Sure, the average American associates this week with football, tryptophan, and noncommital nodding during awkward conversations about politics, but here at “QP?” headquarters, Thanksgiving means only one thing: experimental recreations of carrot jam from the medieval Islamic world.
Carrot jam? Yes, carrot jam. Known in Arabic as jawārish, the dish appears in a cookbook called The Treasure of Useful Advice for the Composition of a Varied Table, probably compiled in Egypt or Syria in the 13th century. The recipe is translated in Medieval Cuisine of the Islamic World by Lilia Zaouali, and while Islamic cookbooks are just as blithe as European cookbooks about assuming expertise on the part of the reader, this one seemed like a no-brainer. After all, sweet carrot dishes are common today, and carrot preserves and marmalade aren’t terrible exotic—so again we endeavor to answer, probably in vain: What did the past taste like?
First, our ingredients: cookbook, carrots, honey from a friend’s New Jersey apiary (plus two plastic-bear backups), various spices, and a can of Chef Boyardee Ravioli that had nothing to do with this recipe but whined about being left out of a group photo.
From the recipe:
It is necessary to select fresh, red carrots, to wash them, clean them, and cut them as thinly as possible. Put them in a ceramic pot, add a little bit of honey, and cover them with water.
Lacking red carrots, I had to go with plain old orange. Here they are, simmering in the Le Creuset like flunkies in Charlemagne’s bath house.
Thus sayeth the recipe:
Cook them until they are soft, then strain off the water with a sieve and add a quantity of skimmed honey equal to that of the carrots.
An hour later, a pound of carrots yielded around a cup and a half of carrot glop, to which I added one cup of honey. Rather than bore you with lame photos, let’s hail the return, by popular demand, of the Trapper Keeper Unicorn of Applied Paleobromatology.
Distracted by the hard work of mushifying a few carrot chunks with the aid of Sir Braun de Hand-Mixer, I failed to witness a shocking crime on the countertop behind me.
Did you know that the tradition of selling honey in bear-shaped containers derives from the Abbasid practice of importing actual bears from Europe, squeezing them while upside down, and seasoning food with whatever spurted from their skulls? The caliphs really were that wealthy.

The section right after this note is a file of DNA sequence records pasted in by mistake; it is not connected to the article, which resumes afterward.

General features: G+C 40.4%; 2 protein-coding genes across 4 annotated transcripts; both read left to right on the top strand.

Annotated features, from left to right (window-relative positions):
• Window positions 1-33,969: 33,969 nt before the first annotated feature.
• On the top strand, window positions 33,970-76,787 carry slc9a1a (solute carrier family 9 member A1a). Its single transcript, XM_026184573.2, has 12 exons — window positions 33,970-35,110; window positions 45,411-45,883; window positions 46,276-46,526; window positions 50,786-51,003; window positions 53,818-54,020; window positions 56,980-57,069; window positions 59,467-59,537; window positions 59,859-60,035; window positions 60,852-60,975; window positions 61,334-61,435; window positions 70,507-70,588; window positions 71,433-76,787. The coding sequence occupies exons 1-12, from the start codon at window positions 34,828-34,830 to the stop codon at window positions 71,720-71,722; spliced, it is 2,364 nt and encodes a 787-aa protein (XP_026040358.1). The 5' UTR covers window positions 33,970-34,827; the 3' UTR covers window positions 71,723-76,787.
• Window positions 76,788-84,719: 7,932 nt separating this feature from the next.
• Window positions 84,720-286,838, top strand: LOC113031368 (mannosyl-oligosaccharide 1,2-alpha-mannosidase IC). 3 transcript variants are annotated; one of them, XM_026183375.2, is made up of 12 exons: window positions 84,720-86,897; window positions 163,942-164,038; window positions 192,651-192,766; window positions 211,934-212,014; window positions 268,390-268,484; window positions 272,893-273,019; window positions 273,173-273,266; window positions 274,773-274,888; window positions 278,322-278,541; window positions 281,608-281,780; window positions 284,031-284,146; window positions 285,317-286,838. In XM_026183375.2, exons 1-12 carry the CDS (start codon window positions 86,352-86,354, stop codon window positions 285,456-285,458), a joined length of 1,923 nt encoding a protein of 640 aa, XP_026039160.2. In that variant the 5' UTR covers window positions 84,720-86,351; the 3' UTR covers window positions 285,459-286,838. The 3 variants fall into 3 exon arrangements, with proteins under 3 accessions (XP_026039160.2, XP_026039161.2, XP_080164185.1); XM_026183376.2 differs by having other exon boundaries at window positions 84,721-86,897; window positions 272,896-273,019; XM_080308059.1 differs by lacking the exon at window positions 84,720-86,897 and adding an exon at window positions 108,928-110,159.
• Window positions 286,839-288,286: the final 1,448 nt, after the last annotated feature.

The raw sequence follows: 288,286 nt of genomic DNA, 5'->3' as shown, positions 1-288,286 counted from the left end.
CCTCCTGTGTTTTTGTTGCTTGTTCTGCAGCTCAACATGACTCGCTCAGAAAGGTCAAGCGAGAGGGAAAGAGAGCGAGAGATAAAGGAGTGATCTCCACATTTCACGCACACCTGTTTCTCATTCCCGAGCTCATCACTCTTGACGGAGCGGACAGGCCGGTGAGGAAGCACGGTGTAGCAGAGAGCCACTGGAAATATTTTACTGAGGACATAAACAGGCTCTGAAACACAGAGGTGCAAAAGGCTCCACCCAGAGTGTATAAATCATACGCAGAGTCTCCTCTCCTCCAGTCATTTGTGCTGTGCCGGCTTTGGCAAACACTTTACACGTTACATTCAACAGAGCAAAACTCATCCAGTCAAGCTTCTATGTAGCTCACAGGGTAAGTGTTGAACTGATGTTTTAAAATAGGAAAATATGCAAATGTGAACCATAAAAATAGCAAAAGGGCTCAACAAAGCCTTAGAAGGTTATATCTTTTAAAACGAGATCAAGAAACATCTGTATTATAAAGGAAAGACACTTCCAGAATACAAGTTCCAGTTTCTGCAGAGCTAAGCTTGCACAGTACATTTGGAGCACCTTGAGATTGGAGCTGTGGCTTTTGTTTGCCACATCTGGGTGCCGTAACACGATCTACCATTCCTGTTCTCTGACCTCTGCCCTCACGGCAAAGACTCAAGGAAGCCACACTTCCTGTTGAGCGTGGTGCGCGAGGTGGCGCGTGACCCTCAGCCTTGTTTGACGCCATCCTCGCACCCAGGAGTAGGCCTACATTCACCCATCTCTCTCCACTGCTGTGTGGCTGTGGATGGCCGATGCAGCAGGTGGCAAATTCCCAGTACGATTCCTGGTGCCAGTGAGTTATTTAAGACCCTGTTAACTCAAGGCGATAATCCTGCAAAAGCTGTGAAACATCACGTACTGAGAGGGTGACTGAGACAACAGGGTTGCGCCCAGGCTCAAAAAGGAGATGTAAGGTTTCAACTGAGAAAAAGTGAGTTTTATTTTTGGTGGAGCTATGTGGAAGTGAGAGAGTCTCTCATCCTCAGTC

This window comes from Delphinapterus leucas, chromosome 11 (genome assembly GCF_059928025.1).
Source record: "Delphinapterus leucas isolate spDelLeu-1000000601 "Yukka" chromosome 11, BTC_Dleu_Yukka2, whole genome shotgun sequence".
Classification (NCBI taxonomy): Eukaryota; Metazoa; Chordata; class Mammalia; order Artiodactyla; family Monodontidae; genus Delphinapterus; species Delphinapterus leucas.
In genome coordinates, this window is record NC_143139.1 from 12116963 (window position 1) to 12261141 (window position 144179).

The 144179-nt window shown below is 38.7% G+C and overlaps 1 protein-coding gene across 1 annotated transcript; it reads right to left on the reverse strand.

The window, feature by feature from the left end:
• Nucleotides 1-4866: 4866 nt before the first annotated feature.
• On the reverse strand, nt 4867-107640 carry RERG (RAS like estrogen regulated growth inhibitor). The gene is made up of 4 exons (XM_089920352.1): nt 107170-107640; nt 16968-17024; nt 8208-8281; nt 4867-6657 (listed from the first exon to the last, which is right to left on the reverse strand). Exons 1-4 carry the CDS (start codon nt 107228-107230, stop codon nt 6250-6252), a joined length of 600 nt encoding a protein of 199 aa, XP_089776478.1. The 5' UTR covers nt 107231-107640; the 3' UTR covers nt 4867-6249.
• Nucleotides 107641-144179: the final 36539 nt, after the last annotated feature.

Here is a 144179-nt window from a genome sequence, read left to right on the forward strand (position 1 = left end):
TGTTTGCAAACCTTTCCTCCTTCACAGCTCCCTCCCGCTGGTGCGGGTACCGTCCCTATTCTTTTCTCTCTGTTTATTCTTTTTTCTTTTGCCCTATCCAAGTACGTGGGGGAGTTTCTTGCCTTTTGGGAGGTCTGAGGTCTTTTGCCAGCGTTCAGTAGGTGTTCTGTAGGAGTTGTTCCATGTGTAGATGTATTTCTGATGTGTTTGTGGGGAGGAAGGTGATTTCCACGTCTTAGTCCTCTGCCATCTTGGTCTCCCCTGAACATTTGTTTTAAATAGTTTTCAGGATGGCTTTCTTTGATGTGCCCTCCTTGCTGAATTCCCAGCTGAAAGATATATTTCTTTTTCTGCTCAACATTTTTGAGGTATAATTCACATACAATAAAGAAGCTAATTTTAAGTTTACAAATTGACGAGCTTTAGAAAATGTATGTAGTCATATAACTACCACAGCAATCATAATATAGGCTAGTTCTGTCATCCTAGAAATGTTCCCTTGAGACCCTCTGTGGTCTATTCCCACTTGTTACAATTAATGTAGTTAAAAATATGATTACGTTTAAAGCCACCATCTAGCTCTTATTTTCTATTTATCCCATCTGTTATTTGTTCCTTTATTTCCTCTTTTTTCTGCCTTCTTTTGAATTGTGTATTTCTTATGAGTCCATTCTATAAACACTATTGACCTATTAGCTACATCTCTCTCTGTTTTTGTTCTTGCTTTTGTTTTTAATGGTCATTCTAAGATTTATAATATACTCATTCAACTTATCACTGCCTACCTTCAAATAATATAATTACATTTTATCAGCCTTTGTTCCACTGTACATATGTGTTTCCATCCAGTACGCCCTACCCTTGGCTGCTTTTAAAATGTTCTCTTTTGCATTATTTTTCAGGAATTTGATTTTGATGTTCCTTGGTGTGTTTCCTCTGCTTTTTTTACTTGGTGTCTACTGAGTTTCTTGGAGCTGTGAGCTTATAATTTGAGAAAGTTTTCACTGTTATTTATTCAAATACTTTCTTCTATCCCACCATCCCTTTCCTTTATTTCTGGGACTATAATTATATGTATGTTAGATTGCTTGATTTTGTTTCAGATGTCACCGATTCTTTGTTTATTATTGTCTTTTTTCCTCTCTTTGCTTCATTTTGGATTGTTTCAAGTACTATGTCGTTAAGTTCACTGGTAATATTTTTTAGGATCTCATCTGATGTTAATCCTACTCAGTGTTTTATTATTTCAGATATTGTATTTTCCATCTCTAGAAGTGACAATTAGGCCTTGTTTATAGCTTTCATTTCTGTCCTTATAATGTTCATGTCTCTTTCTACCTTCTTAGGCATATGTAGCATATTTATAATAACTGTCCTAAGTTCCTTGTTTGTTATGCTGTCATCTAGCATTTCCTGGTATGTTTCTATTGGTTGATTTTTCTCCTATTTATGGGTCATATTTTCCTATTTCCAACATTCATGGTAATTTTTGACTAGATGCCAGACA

The recipe calls for spices:
Mix in seasonings chosen from among pepper, ginger, cardamom, cinnamon, cubeb, spikenard, mace, galangal, aloe wood [Aquilaria agallocha], saffron, and musk.
Fresh out of spikenard, and stunned by the recipe’s endorsement of a freeform jazz odyssey of spices, I opted for four I knew I had in my cabinet: 1/4 teaspoon each of pepper, ginger, cardamom, and cinnamon. (I’m not positive that “pepper” in a medieval Middle Eastern recipe meant “ground black peppercorn,” but so be it.)
I mixed up this little masala, dropped it into the honey-and-carrot mush, and did as I was told:
Cook to thicken the carrot jam.
Twenty minutes later, carrot jam was bubbling like sweet orange lava.
Two teaspoons of spices turned out to be too strong for fewer that two cups of carrot jam, but holy hopping Barmakids, hot jawārish a la Sypeck is tasty.
Medieval Islamic royalty had a sweet tooth to rival modern America’s, as I found when I whipped up a batch of tabaahaja, the wince-inducing candied lamb of the Abbasids, but carrot jam just isn’t that strange. Scale back the spices and you could probably convince Thanksgiving guests that you’re feeding them Aunt Harriet’s sweet potato mash, albeit with a throat-catching kick. (I suspect a version with spikenard, cubeb, and galangal might land harder on the Western palate.)
One question lingers: In the medieval Islamic world, was “jam” eaten hot? Zaouali’s book doesn’t say. The jawārish recipe includes only one more line: “Pour it into a glass jar and consume as needed.” Which is what I did.
You know what? Cold jawārish smeared on toasted naan isn’t bad either. The pepper and coriander give the jam a kick we more commonly expect from heated food, but that’s because of the spices and quantities I chose. Medieval Islamic cooks were free to make this stuff with whatever spices they wanted, as are modern paleobromatologists.
Of course, I can’t help but pine for the ideal jawārish chaser: a cold, fizzy glass of galangal soda.